We need to let those who will come in the future to represent us [know] that we are serious. The 2nd amendment means nothing unless those in power believe you would have no problem simply walking up and shooting them if they got too far out of line and stopped responding as representatives. It seems that we are unable to muster that belief in any of our representatives on a state or federal level, but we have to have something, something costly, something that they will fear that we will use if they step out of line. If we can’t shoot them, we have to at least be firm in our threat to take immediate action against them politically, socially, and civically if they screw up on something this big. Personally, I think a gun is quicker and more merciful, but hey, we can’t.
Nogy’s wife is the group’s secretary and she claims the article was placed in the newsletter without her husband’s approval.
Medicaid expansion will provide health insurance for up to 250,000 Arkansans, ultimately saving dozens if not hundreds of lives, while driving down the costs of the state’s insured — who already subsidize the uninsured through higher rates.
Most of Arkansas’ estimated uninsured 401,100 are working families who simply can’t afford coverage.
Several Arkansas Republicans made it clear that they were appalled by Nogy’s comments.
“I’m embarrassed for the Benton County Republican Committee for including this article in their newsletter,” said State Senator Jon Woods (R). “I would think the Benton County Committee would have better judgment and not allow this to be sent out.”
The Benton County Republican Committee offered a statement:
“The letter was not approved and Mr. Nogy had no authority to submit it through the newsletter. As a committee, we respect the right of our legislators to vote based on their knowledge and feedback from the voters they represent. We will discuss this issue further with our executive committee.”
He explained why he is more angry at Republicans than Democrats:
I don’t feel the same way about the Democrats as bullet backstops as I do about the Republicans who joined them. The Democrats were doing what their party told them they had to do because they were elected to do that job.
He concluded by saying that his threats were only meant to attract attention and he “most likely” won’t kill those Republicans who supported the Obamacare provision. He simply thought it was important to put a face behind his threats so lawmakers will take him seriously:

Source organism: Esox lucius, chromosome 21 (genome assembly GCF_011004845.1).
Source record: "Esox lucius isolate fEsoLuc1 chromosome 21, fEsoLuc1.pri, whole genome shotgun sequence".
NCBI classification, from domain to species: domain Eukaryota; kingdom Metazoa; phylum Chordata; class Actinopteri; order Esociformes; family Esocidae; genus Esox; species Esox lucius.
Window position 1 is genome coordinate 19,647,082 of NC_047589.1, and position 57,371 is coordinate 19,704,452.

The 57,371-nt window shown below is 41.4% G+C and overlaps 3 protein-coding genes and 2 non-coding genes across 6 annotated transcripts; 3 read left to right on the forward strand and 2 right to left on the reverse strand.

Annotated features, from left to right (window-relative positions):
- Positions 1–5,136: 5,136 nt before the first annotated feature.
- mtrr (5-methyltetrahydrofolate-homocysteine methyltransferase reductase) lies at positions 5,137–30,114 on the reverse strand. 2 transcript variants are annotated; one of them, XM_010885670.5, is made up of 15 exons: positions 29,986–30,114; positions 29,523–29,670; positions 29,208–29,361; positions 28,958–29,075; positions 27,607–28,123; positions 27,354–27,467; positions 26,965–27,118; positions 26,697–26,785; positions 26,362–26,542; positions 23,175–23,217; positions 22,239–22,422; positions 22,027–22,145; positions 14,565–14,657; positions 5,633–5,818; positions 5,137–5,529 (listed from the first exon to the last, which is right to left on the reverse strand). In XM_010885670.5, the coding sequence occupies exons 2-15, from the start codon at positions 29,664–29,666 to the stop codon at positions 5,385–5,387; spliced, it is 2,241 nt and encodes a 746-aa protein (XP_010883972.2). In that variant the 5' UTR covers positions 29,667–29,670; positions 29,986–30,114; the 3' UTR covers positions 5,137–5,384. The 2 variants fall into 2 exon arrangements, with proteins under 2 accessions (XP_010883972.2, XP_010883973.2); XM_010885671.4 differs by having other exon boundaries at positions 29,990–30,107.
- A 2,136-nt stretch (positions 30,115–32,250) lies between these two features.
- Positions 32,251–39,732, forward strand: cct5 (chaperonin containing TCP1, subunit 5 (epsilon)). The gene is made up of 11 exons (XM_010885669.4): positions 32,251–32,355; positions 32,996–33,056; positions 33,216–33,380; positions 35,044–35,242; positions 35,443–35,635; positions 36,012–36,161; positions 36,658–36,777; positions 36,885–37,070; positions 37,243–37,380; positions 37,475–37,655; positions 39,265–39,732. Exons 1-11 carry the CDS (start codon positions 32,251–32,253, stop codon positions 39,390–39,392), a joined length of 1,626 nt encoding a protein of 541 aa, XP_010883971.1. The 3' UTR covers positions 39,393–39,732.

And for the record, I didn’t advocate violence. I mentioned violence to get people’s attention, and it worked. I advocated a serious political and social stand, an assured and significant negative response to any politician who breaks a primary voter/elected official promise contract. We have only one mechanism to maintain the ‘government of the people, by the people, and for the people’, and that is to elect those who promise to do as we demand they do. If we cannot make these people understand that we will not tolerate this kind of breach of contract, then we lose our ability as the people to control the government. And in this age of death threats from nameless, faceless thugs, we need these folks to know that while we most likely won’t try to kill them or harm their families, they should be much more certain of our response than fearful of the actions of those who will not identify themselves.
The contentious battle over expansion has shown that Republicans are eager to take the federal funds without getting any Obama on them. Lawmakers are so afraid to be caught pandering to the president or “takers” that they’ve officially declared that Medicaid expansion is not an entitlement.
Mr. Nogy should be happy to know that another feature of Obamacare is mental health parity.
By: Jason Sattler, The National Memo, April 22, 2013
As promised, President Obama sent Congress his budget for the 2014 fiscal year this morning, and there’s just enough in it to make everyone unhappy from a variety of directions.
Republicans won’t like everything about this plan that makes it progressive: it expands Medicaid, undoes sequestration cuts while ignoring Paul Ryan’s demands to slash public investments, pursues a universal-preschool initiative though new tobacco taxes, expands the Earned Income Tax Credit, invests another $50 billion in job-creating infrastructure, gives a big boost to federal R&D, and takes away breaks for Big Oil.
Democrats won’t like everything about this plan that makes it conservative: it includes additional Medicare reforms, it adopts chained-CPI to lower Social Security benefits, and it focuses more on the spending side of the ledger than the revenue side. On a fundamental level, Obama’s budget starts in the middle, rather than the left, making negotiations that much more difficult.